This past Sunday, Shonda Rhimes doled out some tough love — and shared a few great anecdotes — at the commencement ceremony at Dartmouth University, her alma mater. Her overall message was simple: Dreaming is nothing; doing is everything. Rhimes also revealed her ignominious start in adulthood, her failed emulations of Toni Morrison, and why she wants to model working motherhood for her three daughters.
Below are some highlights from the speech.
“A lot of people dream. And while they are busy dreaming, the really happy people, the really successful people, the really interesting, powerful, engaged people? Are busy doing. The dreamers, they stare at the sky and they make plans and they hope and they think and they talk about it endlessly. And they start a lot of sentences with ‘I want to be’ or ‘I wish.’ ‘I want to be a writer.’ ‘I wish I could travel around the world.'”
On her own experience as a dreamer:
“Not once when I was here in the hallowed halls of the Ivy League did I say to myself, ‘Self, I want to write TV.’ You know what I wanted to be? I wanted to be Nobel Prize Winning Author Toni Morrison. That was my dream. I blue sky-ed it like crazy. I dreamed and dreamed. And while I was dreaming, I was living in my sister’s basement. Dreamers often end up living in the basements of relatives, FYI.”
“My dreams did not come true. But I worked really hard. And I ended up building an empire out of my imagination. So my dreams? Can suck it.”
On finally meeting Toni Morrison:
“Years later, I had dinner with Toni Morrison. All she wanted to talk about was Grey’s Anatomy. That never would have happened if I hadn’t stopped dreaming of becoming her and gotten busy becoming myself.”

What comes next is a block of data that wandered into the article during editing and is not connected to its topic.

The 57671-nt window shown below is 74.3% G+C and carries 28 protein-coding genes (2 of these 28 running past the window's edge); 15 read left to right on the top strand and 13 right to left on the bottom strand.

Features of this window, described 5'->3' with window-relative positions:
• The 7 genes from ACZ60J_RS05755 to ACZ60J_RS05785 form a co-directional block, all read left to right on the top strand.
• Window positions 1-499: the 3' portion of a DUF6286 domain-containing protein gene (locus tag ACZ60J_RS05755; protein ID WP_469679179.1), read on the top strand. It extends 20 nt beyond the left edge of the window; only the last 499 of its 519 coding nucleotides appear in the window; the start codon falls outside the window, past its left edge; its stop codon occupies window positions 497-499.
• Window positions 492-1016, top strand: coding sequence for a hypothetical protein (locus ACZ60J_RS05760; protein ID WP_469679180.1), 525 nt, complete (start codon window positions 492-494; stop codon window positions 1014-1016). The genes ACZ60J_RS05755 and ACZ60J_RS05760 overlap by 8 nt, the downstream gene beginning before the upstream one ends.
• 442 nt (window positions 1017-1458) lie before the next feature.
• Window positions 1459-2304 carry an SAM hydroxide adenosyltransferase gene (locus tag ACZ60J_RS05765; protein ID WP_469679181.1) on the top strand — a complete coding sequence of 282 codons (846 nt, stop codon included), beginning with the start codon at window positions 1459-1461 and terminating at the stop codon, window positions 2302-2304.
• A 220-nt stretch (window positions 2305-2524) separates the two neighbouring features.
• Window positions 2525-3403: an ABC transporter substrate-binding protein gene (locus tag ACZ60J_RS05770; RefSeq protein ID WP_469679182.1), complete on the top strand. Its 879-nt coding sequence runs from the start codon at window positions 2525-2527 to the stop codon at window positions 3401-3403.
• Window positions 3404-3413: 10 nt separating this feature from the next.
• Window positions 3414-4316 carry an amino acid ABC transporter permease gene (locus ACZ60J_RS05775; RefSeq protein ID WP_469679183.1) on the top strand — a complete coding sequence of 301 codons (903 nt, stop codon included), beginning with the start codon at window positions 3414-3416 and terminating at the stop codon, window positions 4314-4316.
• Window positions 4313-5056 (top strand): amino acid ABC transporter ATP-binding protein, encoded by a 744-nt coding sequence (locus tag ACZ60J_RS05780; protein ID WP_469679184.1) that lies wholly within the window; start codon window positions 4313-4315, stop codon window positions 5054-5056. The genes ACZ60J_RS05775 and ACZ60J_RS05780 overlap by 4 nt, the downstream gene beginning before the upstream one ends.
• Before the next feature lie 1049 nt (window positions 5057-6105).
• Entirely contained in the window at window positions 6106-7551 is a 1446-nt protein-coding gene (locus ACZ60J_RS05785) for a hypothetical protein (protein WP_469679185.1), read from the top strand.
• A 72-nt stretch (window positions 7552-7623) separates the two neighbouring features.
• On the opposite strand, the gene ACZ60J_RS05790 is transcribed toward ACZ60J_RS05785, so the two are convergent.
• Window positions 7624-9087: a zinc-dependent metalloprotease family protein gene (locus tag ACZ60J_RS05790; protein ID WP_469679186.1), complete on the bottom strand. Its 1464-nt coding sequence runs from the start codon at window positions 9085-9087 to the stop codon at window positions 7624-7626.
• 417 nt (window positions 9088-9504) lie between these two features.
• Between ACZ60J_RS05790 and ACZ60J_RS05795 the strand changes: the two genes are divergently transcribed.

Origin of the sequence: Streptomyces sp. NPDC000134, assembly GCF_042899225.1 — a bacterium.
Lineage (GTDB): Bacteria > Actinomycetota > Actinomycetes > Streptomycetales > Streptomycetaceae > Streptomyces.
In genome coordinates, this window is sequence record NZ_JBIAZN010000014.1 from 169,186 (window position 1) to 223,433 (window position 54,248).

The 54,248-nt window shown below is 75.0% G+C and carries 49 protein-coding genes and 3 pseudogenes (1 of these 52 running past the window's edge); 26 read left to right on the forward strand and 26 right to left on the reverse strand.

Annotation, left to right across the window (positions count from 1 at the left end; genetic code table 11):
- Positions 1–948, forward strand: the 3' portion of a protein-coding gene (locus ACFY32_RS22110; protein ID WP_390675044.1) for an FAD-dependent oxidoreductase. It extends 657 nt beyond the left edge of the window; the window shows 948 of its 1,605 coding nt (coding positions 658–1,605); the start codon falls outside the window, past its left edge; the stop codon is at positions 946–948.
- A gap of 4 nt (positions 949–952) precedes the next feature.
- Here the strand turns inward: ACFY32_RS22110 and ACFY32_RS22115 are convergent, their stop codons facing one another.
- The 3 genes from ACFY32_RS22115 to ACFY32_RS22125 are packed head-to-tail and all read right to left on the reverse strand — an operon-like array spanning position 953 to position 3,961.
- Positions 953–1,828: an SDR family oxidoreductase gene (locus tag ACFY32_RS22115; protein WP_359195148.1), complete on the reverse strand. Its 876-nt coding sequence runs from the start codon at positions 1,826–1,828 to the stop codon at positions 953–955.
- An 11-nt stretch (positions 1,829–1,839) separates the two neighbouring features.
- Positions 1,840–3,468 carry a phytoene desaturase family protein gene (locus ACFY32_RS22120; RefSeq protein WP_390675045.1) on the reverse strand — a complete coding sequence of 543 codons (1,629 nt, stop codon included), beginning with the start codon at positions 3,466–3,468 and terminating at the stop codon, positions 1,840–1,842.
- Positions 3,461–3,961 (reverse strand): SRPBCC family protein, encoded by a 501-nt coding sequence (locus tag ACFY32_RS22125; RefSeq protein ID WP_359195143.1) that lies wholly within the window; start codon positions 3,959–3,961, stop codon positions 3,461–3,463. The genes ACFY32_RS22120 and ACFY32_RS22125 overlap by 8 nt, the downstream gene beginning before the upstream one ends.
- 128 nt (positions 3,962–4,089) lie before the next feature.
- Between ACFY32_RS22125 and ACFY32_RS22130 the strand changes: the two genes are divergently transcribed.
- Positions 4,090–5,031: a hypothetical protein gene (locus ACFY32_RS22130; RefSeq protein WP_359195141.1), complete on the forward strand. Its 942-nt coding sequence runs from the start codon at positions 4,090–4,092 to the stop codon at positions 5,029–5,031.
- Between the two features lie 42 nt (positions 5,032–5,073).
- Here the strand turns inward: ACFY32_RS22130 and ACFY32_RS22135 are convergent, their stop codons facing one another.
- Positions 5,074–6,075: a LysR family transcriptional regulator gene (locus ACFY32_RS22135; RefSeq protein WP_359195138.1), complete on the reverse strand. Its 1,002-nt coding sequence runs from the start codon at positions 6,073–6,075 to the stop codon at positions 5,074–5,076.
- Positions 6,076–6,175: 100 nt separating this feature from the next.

On her bad reaction to graduating from Dartmouth:
“Here’s where I am going to embarrass myself and make you all feel better about yourselves. I literally lay on the floor of my dorm room and cried while my mother packed my room. I refused to help her. Like, refused. Like hell no, I won’t go. I non-violent protested leaving here. Like, went limp like a protestor, only without the chanting — it was really pathetic.”
“A hashtag is not helping. #yesallwomen #takebackthenight #notallmen #bringbackourgirls #StopPretendingHashtagsAreTheSameAsDoingSomething
“Hashtags are very pretty on Twitter. I love them. I will hashtag myself into next week. But a hashtag is not a movement. A hashtag does not make you Dr. King. A hashtag does not change anything. It’s a hashtag. It’s you, sitting on your butt, typing into your computer and then going back to binge-watching your favorite show.”
“If I am killing it on a Scandal script for work, I’m probably missing bath and story time at home. If I am at home sewing my kids’ Halloween costumes, I am probably blowing off a script I was supposed to rewrite. If I’m accepting a prestigious award, I’m missing my baby’s first swim lesson. If I am at my daughter’s debut in her school musical, I am missing Sandra Oh’s last scene ever being filmed at Grey’s Anatomy.
“If I am succeeding at one, I am inevitably failing at the other. That is the trade off. That is the Faustian bargain one makes with the devil that comes with being a powerful working woman who is also a powerful mother. You never feel one hundred percent okay, you never get your sea legs, you are always a little nauseous.”
Why it’s important for her to model working motherhood for her children:
“I want my daughters to see me and know me as a woman who works. I want that example set for them. I like how proud they are when they come to my offices and know that they come to Shondaland. There is a land and it is named after their mother. In their world, mothers run companies. In their world, mothers own Thursday nights. In their world, mothers work.
“And I am a better mother for it. The woman I am because I get to run Shondaland, because I get to write all day, because I get to spend my days making things up, that woman is a better person — and a better mother. Because that woman is happy. That woman is fulfilled. That woman is whole. I wouldn’t want them to know the me that didn’t get to do this all day long. I wouldn’t want them to know the me who wasn’t doing.”
The 23-minute speech runs from approximately 1:41:20 to 2:04:20 below.